Shortly after Republican congressional candidate Greg Gianforte allegedly attacked a reporter in Montana, some of his supporters began suggesting the real problem was that the reporter, Ben Jacobs, didn’t automatically fight back. Conservative pundit Laura Ingraham tweeted, “But what would most Montana men do if ‘body slammed’ for no reason by another man?”
This kind of macho talk isn’t uncommon. But speaking from personal experience, Reason writer Mike Riggs argued on Twitter that this message is bad for men. As he notes in one of his tweets, “That toughness that people seem to admire from a distance makes people fear you up close.”
Here’s the full thread:
I say this as someone who was much bigger than other humans starting at around age five, and who used his first from an early age.— Mike Riggs (@MikeRiggs) May 25, 2017
By the time I hit adolescence, my aunt told me on day that my family had considered sending me away because if how violent I was.— Mike Riggs (@MikeRiggs) May 25, 2017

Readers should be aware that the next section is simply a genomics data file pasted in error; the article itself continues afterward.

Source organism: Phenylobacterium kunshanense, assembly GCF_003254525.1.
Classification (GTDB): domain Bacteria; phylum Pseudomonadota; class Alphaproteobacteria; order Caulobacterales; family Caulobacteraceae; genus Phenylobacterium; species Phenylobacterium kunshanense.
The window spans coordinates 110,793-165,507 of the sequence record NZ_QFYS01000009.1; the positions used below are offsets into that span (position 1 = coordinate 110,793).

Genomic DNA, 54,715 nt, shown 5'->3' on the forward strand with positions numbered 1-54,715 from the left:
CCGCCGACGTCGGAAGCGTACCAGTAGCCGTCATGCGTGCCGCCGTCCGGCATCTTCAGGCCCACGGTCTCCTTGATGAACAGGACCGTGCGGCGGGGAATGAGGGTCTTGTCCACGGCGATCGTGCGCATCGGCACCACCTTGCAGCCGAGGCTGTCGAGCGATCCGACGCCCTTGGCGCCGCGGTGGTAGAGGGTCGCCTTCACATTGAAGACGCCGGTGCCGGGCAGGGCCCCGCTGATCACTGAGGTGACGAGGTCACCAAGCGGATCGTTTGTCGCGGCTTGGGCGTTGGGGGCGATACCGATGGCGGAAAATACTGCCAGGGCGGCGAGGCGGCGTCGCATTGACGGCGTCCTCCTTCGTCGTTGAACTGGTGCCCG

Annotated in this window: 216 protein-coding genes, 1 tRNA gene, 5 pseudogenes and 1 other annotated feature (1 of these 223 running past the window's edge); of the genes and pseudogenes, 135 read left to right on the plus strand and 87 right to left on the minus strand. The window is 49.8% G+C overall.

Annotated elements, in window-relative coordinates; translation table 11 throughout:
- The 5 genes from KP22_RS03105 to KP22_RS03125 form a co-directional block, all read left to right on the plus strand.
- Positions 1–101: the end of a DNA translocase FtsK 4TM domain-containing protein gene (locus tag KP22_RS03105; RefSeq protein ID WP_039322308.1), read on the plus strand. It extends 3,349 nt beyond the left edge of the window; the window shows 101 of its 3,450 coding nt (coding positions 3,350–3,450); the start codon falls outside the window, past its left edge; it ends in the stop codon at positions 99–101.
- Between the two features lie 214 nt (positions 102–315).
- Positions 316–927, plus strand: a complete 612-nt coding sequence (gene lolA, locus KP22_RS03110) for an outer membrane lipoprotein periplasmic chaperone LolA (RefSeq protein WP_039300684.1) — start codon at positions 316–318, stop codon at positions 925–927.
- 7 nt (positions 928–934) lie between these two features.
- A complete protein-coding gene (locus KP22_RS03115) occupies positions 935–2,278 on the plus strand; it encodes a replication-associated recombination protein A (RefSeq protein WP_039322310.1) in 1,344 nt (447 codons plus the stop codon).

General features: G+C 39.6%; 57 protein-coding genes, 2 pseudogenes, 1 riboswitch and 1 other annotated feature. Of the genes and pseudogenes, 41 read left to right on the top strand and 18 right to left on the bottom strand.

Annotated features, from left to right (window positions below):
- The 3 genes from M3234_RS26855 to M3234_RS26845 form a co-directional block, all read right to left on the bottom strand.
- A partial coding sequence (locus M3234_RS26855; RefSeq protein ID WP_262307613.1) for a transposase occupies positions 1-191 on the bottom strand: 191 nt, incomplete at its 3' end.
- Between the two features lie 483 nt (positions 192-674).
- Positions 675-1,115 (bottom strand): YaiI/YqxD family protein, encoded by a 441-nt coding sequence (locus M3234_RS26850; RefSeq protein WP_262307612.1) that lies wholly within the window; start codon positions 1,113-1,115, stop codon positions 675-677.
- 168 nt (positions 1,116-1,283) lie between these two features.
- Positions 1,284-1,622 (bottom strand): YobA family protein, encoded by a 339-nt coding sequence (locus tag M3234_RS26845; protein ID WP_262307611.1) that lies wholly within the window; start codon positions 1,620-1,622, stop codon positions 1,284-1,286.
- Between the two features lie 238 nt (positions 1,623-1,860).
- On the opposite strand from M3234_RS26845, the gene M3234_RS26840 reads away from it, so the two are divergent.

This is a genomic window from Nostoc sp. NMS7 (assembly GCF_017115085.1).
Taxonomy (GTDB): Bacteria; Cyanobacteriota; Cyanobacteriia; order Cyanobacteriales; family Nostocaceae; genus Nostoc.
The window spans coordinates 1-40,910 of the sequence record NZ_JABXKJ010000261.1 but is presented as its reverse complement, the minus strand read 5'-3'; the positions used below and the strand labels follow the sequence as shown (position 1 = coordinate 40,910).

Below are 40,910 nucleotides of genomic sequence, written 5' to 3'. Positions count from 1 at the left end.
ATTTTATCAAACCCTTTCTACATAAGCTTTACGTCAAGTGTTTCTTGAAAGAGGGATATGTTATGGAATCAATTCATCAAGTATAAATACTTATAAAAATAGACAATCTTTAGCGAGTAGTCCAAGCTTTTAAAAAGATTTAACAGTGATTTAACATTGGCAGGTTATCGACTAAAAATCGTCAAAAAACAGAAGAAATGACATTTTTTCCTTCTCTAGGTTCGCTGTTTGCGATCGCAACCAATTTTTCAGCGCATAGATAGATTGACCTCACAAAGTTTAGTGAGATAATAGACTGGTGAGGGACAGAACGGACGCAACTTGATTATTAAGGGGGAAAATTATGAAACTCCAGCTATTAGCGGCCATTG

It makes people who love you think you are dangerous. Pushing leads to punching, and punching can cause brain damage and facial deformity.— Mike Riggs (@MikeRiggs) May 25, 2017
Our prisons are full of "real men."— Mike Riggs (@MikeRiggs) May 25, 2017
The sons of "real men" grow up to be emotionally stunted, confused, and poor.— Mike Riggs (@MikeRiggs) May 25, 2017
Real men do everything they can to avoid hurting others and themselves. Self-restraint and wisdom are not weak, they are powerful.— Mike Riggs (@MikeRiggs) May 25, 2017
I will never, ever forget the fear I inspired in the eyes of my mother, my little brother, and my classmates. The memory of it makes me ill.— Mike Riggs (@MikeRiggs) May 25, 2017
That any of this needs to be said is alarming. We live in a society that is supposed to abhor violence — punishing it through some of the harshest prison sentences in the world. People are supposed to solve disputes through rational talk, negotiations, and, if necessary, the legal system. That’s how civilization works.
Even then, America still suffers from the worst levels of gun violence of any nation in the developed world. So to encourage more violence — especially after a violent act by a politician, of all people — seems contrary to what America should strive for.
Then again, maybe these assumptions are wrong. On Thursday night, before finally issuing an apology for his actions, Gianforte won the special election for Montana’s US House seat.